Staying the course

Sometimes I feel as if my whole life now is about my condition and everything else is pretend. I’m busy with treatment and seeing specialists and otherwise mitigating the symptoms and trying to get stronger. The rest is filler.

At those times, I feel stuck in a melancholy loop I can’t escape. I realise the true state of my condition and what it means for my life, as it is. There are moments it feels unreasonable and unfair. As in the cliche, I even wonder ‘why me’? It passes very quickly, but I know I’m marked forever now.

I get told quite often how strong and resilient I’ve been. There’s admiration for how I’ve survived and seemingly pushed through the pall of darkness that accompanies a diagnosis of cancer.

I’m genuinely modest when people express their respect. What other option did I have, I wonder. All I’ve managed to do in the end is to survive. Each day, so far, I’ve woken up.

But when I feel the all-consuming nature of my condition, I begin to understand more. It’s like the curtain is thrust aside for a moment, exposing the ugly reality. The trick has been to keep the curtain closed because to reveal what’s behind it does no good. Resilience is needed to stay the course and to keep going when those moments come, and when the hum of what lies behind the curtain cannot be ignored.

My hyperbaric treatment has finished, which means I can resume a more normal routine. As I keep proclaiming, I get stronger and fitter all the time, and am powerfully motivated to continue the trend. I’m often reminded, however, of what I don’t have.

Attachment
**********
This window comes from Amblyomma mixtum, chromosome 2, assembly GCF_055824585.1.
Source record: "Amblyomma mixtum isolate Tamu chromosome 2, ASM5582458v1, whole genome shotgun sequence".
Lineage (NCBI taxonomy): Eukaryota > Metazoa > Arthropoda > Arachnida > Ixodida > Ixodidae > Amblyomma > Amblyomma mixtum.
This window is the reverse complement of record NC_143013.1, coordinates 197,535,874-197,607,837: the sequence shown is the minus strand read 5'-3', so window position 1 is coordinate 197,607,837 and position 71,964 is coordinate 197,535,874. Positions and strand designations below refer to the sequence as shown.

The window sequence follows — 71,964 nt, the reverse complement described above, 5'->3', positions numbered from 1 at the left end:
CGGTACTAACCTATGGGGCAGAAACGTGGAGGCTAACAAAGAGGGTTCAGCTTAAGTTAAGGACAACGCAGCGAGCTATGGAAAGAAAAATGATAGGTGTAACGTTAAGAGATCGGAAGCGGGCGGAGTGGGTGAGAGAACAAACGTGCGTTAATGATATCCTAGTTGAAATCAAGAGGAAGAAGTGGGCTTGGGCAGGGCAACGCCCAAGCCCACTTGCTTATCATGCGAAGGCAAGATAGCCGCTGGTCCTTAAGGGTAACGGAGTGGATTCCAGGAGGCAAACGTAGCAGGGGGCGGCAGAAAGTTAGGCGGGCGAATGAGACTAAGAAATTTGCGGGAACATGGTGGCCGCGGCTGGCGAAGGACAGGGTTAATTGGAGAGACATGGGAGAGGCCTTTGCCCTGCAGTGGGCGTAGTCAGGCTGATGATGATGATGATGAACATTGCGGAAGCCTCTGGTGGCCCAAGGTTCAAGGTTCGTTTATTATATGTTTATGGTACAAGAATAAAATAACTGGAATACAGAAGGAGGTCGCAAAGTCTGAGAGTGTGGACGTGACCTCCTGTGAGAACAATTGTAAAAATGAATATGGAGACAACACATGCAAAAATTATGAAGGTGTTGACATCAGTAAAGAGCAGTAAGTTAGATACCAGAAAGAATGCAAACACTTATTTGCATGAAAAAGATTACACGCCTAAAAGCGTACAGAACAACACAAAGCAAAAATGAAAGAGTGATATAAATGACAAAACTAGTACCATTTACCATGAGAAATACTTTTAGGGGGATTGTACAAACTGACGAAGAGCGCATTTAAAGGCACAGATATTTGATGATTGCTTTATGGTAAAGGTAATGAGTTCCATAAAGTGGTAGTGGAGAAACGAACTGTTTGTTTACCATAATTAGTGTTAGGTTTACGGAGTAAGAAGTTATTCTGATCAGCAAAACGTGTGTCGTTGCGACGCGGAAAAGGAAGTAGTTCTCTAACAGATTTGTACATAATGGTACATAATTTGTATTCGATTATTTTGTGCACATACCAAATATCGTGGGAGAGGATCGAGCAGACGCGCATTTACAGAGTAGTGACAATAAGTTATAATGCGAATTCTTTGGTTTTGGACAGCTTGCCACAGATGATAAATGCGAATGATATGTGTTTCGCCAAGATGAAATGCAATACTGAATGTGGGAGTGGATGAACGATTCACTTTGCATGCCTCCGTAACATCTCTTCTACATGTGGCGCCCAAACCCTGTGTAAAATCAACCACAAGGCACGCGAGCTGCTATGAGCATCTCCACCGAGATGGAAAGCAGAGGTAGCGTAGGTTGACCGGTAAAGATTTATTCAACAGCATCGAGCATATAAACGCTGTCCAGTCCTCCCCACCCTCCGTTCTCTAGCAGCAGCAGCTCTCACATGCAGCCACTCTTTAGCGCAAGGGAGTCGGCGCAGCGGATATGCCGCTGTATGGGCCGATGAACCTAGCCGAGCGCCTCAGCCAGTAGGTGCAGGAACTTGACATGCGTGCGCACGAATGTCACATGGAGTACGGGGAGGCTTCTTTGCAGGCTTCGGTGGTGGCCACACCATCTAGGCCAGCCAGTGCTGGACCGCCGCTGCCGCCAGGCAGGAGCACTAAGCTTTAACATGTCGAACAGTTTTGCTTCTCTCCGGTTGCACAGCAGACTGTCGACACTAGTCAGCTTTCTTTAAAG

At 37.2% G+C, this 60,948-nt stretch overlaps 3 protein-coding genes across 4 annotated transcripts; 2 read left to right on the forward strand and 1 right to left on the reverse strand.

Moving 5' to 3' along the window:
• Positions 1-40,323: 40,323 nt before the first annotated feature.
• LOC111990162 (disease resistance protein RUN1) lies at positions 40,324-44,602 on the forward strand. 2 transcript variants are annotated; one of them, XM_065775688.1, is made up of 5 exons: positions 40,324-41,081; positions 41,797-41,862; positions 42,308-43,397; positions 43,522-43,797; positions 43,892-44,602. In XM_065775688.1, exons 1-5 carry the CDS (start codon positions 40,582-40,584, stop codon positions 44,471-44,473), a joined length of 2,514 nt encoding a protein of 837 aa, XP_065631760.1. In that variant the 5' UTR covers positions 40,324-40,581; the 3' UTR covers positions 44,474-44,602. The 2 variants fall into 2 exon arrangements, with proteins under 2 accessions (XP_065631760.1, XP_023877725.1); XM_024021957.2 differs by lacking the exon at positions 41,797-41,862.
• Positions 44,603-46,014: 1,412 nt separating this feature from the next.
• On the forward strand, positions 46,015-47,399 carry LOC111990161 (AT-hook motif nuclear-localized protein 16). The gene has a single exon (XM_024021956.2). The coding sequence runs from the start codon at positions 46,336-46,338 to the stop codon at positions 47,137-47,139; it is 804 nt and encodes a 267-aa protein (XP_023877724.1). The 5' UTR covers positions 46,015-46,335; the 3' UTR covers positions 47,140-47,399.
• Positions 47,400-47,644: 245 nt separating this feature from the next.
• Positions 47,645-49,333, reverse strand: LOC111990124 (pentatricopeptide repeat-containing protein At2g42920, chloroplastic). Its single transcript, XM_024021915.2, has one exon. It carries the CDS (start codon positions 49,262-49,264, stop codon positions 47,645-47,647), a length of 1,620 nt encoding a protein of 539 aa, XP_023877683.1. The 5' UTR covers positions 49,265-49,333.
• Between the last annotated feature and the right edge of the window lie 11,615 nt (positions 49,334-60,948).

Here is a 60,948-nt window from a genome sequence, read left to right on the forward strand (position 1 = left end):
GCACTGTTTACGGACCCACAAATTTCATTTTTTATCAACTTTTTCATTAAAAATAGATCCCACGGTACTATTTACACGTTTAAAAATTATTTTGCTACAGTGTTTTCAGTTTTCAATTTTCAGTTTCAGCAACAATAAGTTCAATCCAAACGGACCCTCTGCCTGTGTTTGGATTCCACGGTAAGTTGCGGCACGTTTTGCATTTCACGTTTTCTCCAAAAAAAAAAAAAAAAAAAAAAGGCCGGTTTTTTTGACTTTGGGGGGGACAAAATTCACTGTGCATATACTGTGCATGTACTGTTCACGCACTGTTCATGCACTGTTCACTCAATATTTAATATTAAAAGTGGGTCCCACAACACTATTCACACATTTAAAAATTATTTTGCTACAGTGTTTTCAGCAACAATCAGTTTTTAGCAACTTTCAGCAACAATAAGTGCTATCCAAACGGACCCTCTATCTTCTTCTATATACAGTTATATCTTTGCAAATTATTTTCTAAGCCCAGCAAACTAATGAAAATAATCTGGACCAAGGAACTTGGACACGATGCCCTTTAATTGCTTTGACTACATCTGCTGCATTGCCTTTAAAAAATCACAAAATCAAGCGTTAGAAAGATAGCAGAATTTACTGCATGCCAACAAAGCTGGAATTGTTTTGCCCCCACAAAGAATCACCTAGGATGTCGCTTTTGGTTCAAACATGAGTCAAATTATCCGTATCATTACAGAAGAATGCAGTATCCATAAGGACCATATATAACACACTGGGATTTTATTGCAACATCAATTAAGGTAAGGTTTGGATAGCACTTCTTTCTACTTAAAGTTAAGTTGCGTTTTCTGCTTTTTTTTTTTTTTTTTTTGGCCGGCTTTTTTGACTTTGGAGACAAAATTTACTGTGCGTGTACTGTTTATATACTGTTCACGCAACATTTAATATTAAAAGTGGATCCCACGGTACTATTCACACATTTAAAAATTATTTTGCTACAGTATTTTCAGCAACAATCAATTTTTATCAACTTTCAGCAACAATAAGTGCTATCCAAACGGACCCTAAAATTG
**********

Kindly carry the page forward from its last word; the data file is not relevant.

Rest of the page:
I’m back home after a couple of days in Sydney for a conference. It was a very busy time and I was involved in, or initiated, a number of important discussions with partners and vendors. My mind went a million miles an hour figuring things out and putting them together. Out of that came a lot of questions.

I felt driven and productive, but I was also reminded of my limitations. Speech is more difficult sometimes, especially when I’m tired. I become harder to understand at those times, though I think there’s a minor impediment always. It’s frustrating when you’re trying to articulate complex concept’s intelligently. You become self-conscious, hyper-aware that people are hanging off your every word. In places where there’s a lot of background noise, such as a conference, you feel people straining to understand you, leaning in and occasionally asking for you to repeat yourself. Sometimes you can see in their eyes that it’s gone past them altogether.

I feel like screaming then: this is not me! Often, I’m speaking to people who know nothing of my medical history and I wonder what they make of me. I want to explain to them apologetically that I’ve had cancer and unfortunately one of the side effects is how it’s made speaking more difficult. It will pass, I want to tell them, an aberration – please excuse me.

To be clear, unless I’m tired, I’m easily understood in quieter environments and good with simple language. It’s words with multiple syllables I sometimes struggle with.

The other side of that is my hearing. If I’m hard to understand in noisy environments, then it’s true also that I find others hard to understand. Very often these days I practically give up on hearing all the conversation, relying instead on the bits and pieces that make it through to me, and the visual cues you pick up along the way.